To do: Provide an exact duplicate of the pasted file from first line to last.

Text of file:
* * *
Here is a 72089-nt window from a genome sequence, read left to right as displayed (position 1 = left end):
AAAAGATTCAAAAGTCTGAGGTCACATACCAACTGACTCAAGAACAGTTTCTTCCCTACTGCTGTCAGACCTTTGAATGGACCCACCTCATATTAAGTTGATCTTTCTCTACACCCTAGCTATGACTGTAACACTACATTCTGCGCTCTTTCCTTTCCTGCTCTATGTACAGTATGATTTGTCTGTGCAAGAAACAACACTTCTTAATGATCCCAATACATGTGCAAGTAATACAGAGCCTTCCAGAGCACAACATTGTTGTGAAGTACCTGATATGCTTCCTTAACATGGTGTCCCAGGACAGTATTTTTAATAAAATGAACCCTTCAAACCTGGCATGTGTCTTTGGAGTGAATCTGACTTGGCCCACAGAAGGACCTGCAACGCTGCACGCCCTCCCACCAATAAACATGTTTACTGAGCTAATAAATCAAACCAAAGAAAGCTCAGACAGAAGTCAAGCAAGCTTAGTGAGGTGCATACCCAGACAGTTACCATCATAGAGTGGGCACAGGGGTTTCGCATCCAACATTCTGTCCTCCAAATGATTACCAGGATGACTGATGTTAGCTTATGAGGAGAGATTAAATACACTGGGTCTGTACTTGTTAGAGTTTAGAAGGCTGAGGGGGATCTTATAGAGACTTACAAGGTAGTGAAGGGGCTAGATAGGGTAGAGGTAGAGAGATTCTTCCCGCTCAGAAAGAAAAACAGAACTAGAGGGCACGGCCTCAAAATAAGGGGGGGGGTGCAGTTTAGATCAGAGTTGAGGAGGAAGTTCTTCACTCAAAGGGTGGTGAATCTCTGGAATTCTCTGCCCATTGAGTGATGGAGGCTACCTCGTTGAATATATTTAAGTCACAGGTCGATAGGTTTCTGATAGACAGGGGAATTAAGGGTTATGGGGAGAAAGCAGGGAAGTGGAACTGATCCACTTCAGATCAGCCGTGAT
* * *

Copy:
Here is a 72089-nt window from a genome sequence, read left to right as displayed (position 1 = left end):
AAAAGATTCAAAAGTCTGAGGTCACATACCAACTGACTCAAGAACAGTTTCTTCCCTACTGCTGTCAGACCTTTGAATGGACCCACCTCATATTAAGTTGATCTTTCTCTACACCCTAGCTATGACTGTAACACTACATTCTGCGCTCTTTCCTTTCCTGCTCTATGTACAGTATGATTTGTCTGTGCAAGAAACAACACTTCTTAATGATCCCAATACATGTGCAAGTAATACAGAGCCTTCCAGAGCACAACATTGTTGTGAAGTACCTGATATGCTTCCTTAACATGGTGTCCCAGGACAGTATTTTTAATAAAATGAACCCTTCAAACCTGGCATGTGTCTTTGGAGTGAATCTGACTTGGCCCACAGAAGGACCTGCAACGCTGCACGCCCTCCCACCAATAAACATGTTTACTGAGCTAATAAATCAAACCAAAGAAAGCTCAGACAGAAGTCAAGCAAGCTTAGTGAGGTGCATACCCAGACAGTTACCATCATAGAGTGGGCACAGGGGTTTCGCATCCAACATTCTGTCCTCCAAATGATTACCAGGATGACTGATGTTAGCTTATGAGGAGAGATTAAATACACTGGGTCTGTACTTGTTAGAGTTTAGAAGGCTGAGGGGGATCTTATAGAGACTTACAAGGTAGTGAAGGGGCTAGATAGGGTAGAGGTAGAGAGATTCTTCCCGCTCAGAAAGAAAAACAGAACTAGAGGGCACGGCCTCAAAATAAGGGGGGGGGTGCAGTTTAGATCAGAGTTGAGGAGGAAGTTCTTCACTCAAAGGGTGGTGAATCTCTGGAATTCTCTGCCCATTGAGTGATGGAGGCTACCTCGTTGAATATATTTAAGTCACAGGTCGATAGGTTTCTGATAGACAGGGGAATTAAGGGTTATGGGGAGAAAGCAGGGAAGTGGAACTGATCCACTTCAGATCAGCCGTGAT